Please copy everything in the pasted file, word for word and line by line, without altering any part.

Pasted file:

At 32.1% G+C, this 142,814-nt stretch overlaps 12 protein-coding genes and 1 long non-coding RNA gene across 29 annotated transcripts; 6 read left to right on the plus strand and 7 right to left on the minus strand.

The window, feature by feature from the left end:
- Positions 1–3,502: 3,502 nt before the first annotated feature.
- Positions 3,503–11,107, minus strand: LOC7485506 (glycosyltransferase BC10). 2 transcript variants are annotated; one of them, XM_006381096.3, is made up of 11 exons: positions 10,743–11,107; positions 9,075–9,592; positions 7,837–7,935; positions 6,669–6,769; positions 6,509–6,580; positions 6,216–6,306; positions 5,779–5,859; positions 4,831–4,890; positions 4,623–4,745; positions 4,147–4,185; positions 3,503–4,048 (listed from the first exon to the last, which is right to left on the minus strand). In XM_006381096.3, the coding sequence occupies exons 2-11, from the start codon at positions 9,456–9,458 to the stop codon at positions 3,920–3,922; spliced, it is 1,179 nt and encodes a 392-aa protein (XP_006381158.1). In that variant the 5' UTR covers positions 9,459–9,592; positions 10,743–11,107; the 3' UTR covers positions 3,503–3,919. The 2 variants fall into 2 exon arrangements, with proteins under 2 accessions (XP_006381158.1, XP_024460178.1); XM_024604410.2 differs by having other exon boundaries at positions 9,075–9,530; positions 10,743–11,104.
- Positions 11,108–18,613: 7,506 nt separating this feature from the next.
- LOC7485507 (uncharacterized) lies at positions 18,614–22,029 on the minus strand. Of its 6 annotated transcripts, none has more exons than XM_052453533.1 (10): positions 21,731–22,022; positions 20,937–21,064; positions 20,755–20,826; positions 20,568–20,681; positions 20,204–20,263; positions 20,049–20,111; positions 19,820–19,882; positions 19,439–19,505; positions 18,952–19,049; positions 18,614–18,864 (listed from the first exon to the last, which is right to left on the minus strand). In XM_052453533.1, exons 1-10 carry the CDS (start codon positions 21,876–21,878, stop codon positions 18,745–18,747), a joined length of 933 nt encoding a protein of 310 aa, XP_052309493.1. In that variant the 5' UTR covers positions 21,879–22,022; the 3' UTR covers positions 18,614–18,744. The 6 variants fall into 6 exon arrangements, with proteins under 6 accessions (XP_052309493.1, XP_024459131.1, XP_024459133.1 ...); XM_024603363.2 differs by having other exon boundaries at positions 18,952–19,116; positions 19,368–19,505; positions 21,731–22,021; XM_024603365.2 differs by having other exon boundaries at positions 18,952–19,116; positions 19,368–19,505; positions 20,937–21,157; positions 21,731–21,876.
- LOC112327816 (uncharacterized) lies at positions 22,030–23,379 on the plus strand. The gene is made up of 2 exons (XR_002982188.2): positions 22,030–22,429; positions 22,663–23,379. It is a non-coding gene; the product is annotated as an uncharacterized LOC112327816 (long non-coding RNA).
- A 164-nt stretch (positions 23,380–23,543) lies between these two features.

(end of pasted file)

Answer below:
At 32.1% G+C, this 142,814-nt stretch overlaps 12 protein-coding genes and 1 long non-coding RNA gene across 29 annotated transcripts; 6 read left to right on the plus strand and 7 right to left on the minus strand.

The window, feature by feature from the left end:
- Positions 1–3,502: 3,502 nt before the first annotated feature.
- Positions 3,503–11,107, minus strand: LOC7485506 (glycosyltransferase BC10). 2 transcript variants are annotated; one of them, XM_006381096.3, is made up of 11 exons: positions 10,743–11,107; positions 9,075–9,592; positions 7,837–7,935; positions 6,669–6,769; positions 6,509–6,580; positions 6,216–6,306; positions 5,779–5,859; positions 4,831–4,890; positions 4,623–4,745; positions 4,147–4,185; positions 3,503–4,048 (listed from the first exon to the last, which is right to left on the minus strand). In XM_006381096.3, the coding sequence occupies exons 2-11, from the start codon at positions 9,456–9,458 to the stop codon at positions 3,920–3,922; spliced, it is 1,179 nt and encodes a 392-aa protein (XP_006381158.1). In that variant the 5' UTR covers positions 9,459–9,592; positions 10,743–11,107; the 3' UTR covers positions 3,503–3,919. The 2 variants fall into 2 exon arrangements, with proteins under 2 accessions (XP_006381158.1, XP_024460178.1); XM_024604410.2 differs by having other exon boundaries at positions 9,075–9,530; positions 10,743–11,104.
- Positions 11,108–18,613: 7,506 nt separating this feature from the next.
- LOC7485507 (uncharacterized) lies at positions 18,614–22,029 on the minus strand. Of its 6 annotated transcripts, none has more exons than XM_052453533.1 (10): positions 21,731–22,022; positions 20,937–21,064; positions 20,755–20,826; positions 20,568–20,681; positions 20,204–20,263; positions 20,049–20,111; positions 19,820–19,882; positions 19,439–19,505; positions 18,952–19,049; positions 18,614–18,864 (listed from the first exon to the last, which is right to left on the minus strand). In XM_052453533.1, exons 1-10 carry the CDS (start codon positions 21,876–21,878, stop codon positions 18,745–18,747), a joined length of 933 nt encoding a protein of 310 aa, XP_052309493.1. In that variant the 5' UTR covers positions 21,879–22,022; the 3' UTR covers positions 18,614–18,744. The 6 variants fall into 6 exon arrangements, with proteins under 6 accessions (XP_052309493.1, XP_024459131.1, XP_024459133.1 ...); XM_024603363.2 differs by having other exon boundaries at positions 18,952–19,116; positions 19,368–19,505; positions 21,731–22,021; XM_024603365.2 differs by having other exon boundaries at positions 18,952–19,116; positions 19,368–19,505; positions 20,937–21,157; positions 21,731–21,876.
- LOC112327816 (uncharacterized) lies at positions 22,030–23,379 on the plus strand. The gene is made up of 2 exons (XR_002982188.2): positions 22,030–22,429; positions 22,663–23,379. It is a non-coding gene; the product is annotated as an uncharacterized LOC112327816 (long non-coding RNA).
- A 164-nt stretch (positions 23,380–23,543) lies between these two features.